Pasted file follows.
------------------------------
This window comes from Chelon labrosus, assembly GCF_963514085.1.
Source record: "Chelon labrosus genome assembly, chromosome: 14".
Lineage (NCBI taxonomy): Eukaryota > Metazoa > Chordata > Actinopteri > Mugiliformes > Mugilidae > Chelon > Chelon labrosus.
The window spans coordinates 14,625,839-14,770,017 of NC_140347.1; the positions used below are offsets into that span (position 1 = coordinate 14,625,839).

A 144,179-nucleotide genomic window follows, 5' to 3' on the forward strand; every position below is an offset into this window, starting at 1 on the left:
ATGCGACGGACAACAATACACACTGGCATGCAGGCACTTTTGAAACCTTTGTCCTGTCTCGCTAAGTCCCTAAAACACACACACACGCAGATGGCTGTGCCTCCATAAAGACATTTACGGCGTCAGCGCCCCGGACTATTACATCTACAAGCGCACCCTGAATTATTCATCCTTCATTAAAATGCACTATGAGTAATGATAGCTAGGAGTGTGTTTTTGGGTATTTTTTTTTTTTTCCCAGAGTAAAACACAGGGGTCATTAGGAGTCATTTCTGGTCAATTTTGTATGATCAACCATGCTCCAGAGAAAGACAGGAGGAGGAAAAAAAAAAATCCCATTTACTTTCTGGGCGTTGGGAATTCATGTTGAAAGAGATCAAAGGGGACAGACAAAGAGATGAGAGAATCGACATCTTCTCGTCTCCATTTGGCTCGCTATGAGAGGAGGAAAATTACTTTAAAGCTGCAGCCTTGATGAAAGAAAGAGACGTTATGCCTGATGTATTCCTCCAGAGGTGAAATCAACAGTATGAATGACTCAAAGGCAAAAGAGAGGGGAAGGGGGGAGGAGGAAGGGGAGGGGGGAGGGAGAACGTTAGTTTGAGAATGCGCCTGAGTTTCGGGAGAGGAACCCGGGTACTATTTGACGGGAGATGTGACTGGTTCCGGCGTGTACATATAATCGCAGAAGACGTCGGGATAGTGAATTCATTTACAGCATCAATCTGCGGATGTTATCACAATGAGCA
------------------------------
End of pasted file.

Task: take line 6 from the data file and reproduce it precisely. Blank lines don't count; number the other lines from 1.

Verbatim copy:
ATGCGACGGACAACAATACACACTGGCATGCAGGCACTTTTGAAACCTTTGTCCTGTCTCGCTAAGTCCCTAAAACACACACACACGCAGATGGCTGTGCCTCCATAAAGACATTTACGGCGTCAGCGCCCCGGACTATTACATCTACAAGCGCACCCTGAATTATTCATCCTTCATTAAAATGCACTATGAGTAATGATAGCTAGGAGTGTGTTTTTGGGTATTTTTTTTTTTTTCCCAGAGTAAAACACAGGGGTCATTAGGAGTCATTTCTGGTCAATTTTGTATGATCAACCATGCTCCAGAGAAAGACAGGAGGAGGAAAAAAAAAAATCCCATTTACTTTCTGGGCGTTGGGAATTCATGTTGAAAGAGATCAAAGGGGACAGACAAAGAGATGAGAGAATCGACATCTTCTCGTCTCCATTTGGCTCGCTATGAGAGGAGGAAAATTACTTTAAAGCTGCAGCCTTGATGAAAGAAAGAGACGTTATGCCTGATGTATTCCTCCAGAGGTGAAATCAACAGTATGAATGACTCAAAGGCAAAAGAGAGGGGAAGGGGGGAGGAGGAAGGGGAGGGGGGAGGGAGAACGTTAGTTTGAGAATGCGCCTGAGTTTCGGGAGAGGAACCCGGGTACTATTTGACGGGAGATGTGACTGGTTCCGGCGTGTACATATAATCGCAGAAGACGTCGGGATAGTGAATTCATTTACAGCATCAATCTGCGGATGTTATCACAATGAGCA